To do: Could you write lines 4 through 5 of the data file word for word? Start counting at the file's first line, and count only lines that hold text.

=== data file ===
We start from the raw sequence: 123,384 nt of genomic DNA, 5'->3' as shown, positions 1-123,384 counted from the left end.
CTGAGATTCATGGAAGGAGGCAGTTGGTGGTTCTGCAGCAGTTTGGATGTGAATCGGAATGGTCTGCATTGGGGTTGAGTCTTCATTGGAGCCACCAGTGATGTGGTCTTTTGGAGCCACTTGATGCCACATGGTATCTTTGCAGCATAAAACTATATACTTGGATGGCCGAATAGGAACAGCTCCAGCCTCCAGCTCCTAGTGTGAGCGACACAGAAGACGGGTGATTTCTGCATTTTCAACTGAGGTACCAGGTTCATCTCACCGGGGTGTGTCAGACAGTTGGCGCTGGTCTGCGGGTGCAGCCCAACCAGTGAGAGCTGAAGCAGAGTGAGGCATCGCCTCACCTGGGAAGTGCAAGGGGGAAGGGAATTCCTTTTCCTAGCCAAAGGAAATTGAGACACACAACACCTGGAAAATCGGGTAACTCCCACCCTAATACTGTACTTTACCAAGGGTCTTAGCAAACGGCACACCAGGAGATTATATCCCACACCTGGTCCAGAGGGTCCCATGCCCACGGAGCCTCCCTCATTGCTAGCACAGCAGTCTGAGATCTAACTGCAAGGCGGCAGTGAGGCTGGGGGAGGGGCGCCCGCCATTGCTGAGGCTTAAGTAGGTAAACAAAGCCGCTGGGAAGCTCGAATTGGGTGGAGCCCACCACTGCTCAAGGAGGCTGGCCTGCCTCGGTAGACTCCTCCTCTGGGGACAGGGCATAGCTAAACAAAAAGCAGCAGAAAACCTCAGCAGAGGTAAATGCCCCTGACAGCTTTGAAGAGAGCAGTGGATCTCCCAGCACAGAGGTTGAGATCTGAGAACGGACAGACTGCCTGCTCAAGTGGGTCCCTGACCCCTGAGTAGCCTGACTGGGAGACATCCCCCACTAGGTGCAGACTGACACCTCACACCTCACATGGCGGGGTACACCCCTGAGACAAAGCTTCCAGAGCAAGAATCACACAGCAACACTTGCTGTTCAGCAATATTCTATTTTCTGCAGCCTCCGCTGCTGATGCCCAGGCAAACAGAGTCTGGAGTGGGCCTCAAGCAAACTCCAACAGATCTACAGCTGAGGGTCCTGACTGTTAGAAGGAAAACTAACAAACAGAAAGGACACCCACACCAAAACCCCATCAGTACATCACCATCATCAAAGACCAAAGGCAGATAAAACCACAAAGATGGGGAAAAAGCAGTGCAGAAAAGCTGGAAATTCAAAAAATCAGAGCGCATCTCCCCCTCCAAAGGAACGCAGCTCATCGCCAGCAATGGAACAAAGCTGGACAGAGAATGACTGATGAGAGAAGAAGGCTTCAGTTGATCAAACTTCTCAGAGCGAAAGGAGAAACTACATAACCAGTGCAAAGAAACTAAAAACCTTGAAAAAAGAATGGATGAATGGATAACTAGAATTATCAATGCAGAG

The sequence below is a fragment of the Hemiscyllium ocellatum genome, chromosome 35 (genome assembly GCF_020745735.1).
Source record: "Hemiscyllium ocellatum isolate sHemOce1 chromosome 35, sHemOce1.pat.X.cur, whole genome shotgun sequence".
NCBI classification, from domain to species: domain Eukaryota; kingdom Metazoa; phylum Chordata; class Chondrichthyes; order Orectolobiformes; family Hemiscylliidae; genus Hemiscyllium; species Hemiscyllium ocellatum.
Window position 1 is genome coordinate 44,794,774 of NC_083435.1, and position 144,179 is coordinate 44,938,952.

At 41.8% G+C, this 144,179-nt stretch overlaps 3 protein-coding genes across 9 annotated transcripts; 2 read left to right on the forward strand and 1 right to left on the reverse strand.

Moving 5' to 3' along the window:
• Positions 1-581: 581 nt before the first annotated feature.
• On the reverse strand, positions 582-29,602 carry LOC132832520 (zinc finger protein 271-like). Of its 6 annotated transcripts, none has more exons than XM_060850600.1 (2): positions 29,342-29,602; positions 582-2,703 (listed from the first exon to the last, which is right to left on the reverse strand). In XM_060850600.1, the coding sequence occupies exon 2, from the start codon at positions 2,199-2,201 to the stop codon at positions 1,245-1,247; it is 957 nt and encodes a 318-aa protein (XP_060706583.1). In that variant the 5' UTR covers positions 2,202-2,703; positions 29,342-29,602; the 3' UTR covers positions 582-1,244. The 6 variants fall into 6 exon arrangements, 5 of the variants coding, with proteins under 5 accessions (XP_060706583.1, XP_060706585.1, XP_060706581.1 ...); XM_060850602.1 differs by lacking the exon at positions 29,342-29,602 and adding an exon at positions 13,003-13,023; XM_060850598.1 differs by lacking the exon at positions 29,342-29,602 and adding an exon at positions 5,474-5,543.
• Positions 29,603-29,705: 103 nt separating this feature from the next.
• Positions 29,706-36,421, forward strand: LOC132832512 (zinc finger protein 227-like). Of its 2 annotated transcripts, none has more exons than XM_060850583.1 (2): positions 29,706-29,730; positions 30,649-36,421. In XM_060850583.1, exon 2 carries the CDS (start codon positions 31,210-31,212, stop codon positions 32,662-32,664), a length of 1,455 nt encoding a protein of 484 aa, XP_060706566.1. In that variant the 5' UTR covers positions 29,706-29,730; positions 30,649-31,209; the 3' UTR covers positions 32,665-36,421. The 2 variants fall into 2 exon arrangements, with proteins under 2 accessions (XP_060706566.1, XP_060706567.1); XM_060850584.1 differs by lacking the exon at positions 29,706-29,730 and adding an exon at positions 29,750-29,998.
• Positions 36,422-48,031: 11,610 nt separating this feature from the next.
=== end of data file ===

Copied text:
Source record: "Hemiscyllium ocellatum isolate sHemOce1 chromosome 35, sHemOce1.pat.X.cur, whole genome shotgun sequence".
NCBI classification, from domain to species: domain Eukaryota; kingdom Metazoa; phylum Chordata; class Chondrichthyes; order Orectolobiformes; family Hemiscylliidae; genus Hemiscyllium; species Hemiscyllium ocellatum.